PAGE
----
Language has a reciprocal relationship with world view, a back and forth influence upon the way we see and understand life, other people, the earth, and ourselves. Also the way we understand God. I’m not referring to nitpicking common flaws in grammar and usage but to the perceptions and attitudes we express with words and, by expressing them repeatedly, nurture until they become the way we see, think, and comprehend. As our children learn our language, they are learning also our ways of thinking, our prejudices, and our attitudes.
When we ask, “What is he worth?” expecting an answer in dollars, what are we saying about the person in question and about all human beings including ourselves? How did, “How much money do you think he has?” become synonymous with, “What is he worth?”
Now add the theological component, as people have been doing for thousands of years, accepting and fostering the belief that wealth is a blessing from God and, therefore, an outward sign (or even proof) of God’s favor. Jesus confronted and denounced the deeply entrenched notion that good health, riches, beauty, power, and prestige were all signs that their possessors enjoyed the approval and blessing of God. When he declared, “Blessed are you poor!” Jesus nullified for us the sacrosanct equations between benefit and blessing, between prestige and virtue, between success and merit. He brought God’s judgment upon the self-satisfied, the rich, the powerful, and the religiously superior.
To address the common objection, I must say further that “Blessed are you poor!” does not mean poverty itself is a blessing, let alone a virtue. Jesus is announcing the coming of the complete change he calls the kingdom or reign of God. Something new is coming, and its coming will be a blessing for the poor, the humble, the grief-stricken, and the oppressed because it will transform their lot in life. Smugly, people ask, “What’s so great or good about being poor?” “Nothing” is the correct answer, with one exception: the poor are more likely to be open to the change Jesus is announcing and to welcome it. The rich have too much to lose, too much stake in the way things are. Their wealth and power depend upon keeping in place the systems in society that make them richer and keep the poor folk poor.
My point is two-fold. First, it is that language and the whole complex of our attitudes, prejudices, cherished beliefs, assumptions, and values interact back and forth to intensify and fortify each other. Second, it is that theology can be and has frequently been conformed to the dominant view of life and truth in ways that make the prevailing systems seem ordained and sustained by God.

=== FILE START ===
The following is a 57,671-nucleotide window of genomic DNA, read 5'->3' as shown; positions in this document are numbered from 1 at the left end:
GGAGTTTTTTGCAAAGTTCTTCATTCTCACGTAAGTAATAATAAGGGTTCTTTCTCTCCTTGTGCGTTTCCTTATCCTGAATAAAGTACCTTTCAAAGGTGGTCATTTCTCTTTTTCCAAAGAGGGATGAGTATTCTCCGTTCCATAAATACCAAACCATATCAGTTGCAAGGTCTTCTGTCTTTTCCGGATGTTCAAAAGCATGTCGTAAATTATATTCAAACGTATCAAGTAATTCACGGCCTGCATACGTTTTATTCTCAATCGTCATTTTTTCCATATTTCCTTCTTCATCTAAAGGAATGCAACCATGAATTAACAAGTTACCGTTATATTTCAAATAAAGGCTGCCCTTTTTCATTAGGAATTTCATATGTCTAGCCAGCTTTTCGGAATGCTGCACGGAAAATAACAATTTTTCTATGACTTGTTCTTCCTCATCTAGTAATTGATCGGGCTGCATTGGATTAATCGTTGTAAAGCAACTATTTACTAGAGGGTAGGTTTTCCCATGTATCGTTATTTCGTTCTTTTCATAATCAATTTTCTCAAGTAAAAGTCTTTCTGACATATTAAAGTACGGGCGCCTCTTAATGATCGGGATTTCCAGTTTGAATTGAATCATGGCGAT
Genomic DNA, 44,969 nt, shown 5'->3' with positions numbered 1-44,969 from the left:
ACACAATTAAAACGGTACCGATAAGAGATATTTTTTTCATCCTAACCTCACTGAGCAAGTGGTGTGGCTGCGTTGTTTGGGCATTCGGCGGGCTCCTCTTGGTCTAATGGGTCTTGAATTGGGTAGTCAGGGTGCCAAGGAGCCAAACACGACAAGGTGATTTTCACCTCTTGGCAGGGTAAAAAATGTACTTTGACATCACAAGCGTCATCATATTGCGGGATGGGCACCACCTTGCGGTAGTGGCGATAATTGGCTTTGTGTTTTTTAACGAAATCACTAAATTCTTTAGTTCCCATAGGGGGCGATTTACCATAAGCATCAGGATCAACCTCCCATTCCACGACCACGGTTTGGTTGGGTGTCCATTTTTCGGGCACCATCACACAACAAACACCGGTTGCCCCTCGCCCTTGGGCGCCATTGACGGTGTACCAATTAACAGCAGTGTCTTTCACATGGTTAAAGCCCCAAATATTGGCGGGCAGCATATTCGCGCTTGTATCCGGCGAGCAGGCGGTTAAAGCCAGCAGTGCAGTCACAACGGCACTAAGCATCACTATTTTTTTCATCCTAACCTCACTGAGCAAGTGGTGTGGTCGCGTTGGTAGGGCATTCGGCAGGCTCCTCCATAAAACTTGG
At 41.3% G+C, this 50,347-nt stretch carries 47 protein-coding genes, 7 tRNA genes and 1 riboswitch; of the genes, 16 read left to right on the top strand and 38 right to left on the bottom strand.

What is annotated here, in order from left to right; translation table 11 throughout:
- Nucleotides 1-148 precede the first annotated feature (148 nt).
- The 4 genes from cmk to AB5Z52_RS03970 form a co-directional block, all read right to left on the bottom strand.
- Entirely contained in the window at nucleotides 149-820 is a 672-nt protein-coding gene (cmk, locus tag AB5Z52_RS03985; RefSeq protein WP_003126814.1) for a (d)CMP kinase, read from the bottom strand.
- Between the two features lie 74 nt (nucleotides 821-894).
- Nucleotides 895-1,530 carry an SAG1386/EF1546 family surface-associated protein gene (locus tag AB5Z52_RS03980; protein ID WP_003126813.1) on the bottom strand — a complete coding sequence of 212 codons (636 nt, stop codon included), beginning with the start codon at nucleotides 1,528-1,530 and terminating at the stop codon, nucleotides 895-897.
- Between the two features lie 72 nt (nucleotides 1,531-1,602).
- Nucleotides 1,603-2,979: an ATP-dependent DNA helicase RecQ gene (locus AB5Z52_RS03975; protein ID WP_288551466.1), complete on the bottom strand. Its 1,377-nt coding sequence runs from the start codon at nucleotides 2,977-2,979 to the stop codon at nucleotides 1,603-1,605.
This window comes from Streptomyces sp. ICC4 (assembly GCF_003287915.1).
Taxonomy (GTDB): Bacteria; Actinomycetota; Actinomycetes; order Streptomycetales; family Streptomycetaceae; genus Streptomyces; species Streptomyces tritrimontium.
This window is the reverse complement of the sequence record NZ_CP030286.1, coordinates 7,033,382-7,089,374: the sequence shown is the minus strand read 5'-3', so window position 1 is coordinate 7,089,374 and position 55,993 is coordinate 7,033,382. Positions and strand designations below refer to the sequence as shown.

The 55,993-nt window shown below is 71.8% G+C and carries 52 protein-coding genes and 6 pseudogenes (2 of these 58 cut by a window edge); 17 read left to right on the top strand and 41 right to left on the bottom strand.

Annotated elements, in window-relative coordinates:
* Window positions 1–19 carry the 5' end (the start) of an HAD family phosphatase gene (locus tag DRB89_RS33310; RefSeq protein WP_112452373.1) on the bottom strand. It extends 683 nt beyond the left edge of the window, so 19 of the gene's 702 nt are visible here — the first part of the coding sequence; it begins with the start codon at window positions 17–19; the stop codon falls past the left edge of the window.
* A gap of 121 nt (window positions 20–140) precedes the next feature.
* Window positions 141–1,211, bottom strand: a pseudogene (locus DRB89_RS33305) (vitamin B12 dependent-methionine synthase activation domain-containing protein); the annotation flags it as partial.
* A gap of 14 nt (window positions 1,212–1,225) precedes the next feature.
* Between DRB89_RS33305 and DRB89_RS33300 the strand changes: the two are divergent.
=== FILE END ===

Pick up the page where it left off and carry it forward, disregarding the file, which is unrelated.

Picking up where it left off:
Here is a very brief account of how the transformation of the language of the followers of Jesus got started as the movement grew.
In biblical thought, to be “chosen” as in selected to be God’s people or called to be God’s prophet does not mean to be made elite; it means to be called out from among the many for the sake of the many because God loves the many. Israel was not chosen for Israel’s benefit only but for the benefit of all peoples. Jesus did not call people into discipleship so they could become the special ones in the know about God but, rather, to equip them to become apostles – people sent into the world to represent the good news (gospel) with which and for which Jesus equipped them. The churches do not exist to increase and enhance themselves but to represent the salvific love and mercy of God in and for the world and, at the same time, to represent the needs, hurts, disappointments, longings, sins, and loves of the world before God.
So, quite early in the development of the movement that started churches (communities of people who were responding to the good news), it became apparent that the gospel needed to reach out beyond Judaism. Paul of Tarsus, a Hellenistic Pharisee, became the great apostle to the Gentiles and labored tirelessly and valiantly to ensure that Gentiles did not first have to become Jews in order to become Christians. Changes have consequences, gains come with losses, and human prejudices run deep and flow into whatever new movement comes into being in this world. Those who were outsiders at first (the Gentiles, meaning all who were not Jewish) became the insiders as their numbers grew and as the Jews became enemies in the eyes of the Roman Empire. More and more, Christianity became a Gentile movement.
It is a long way from Jerusalem to Athens, not in miles, but in world views and so, also, in ways of speaking. This subject will require more than one blog post. For right now, I’ll just state the contrast as simply and directly as I can. In further posts, I’ll illustrate how that contrast works and so how the churches were led further and further from biblical thinking.
Biblical thought and language are relational. The thought and language of the Greco-Roman world were substantialist. That last word, substantialist, is troubling because we no longer think that way and do not even understand the word itself, but we retain much that has been derived from that thinking. So, please do not be turned away by the strange word. There is a further problem as well which has to do with the rise of scientific and technological thinking, but I’ll come to that problem later. For now, it is enough to hear that biblical thought differs significantly from our Western way of thinking, and it will helpful to recognize the difference. I believe it can bring our faith closer to the human heart and to both the sorrow and the joy of everyday human life.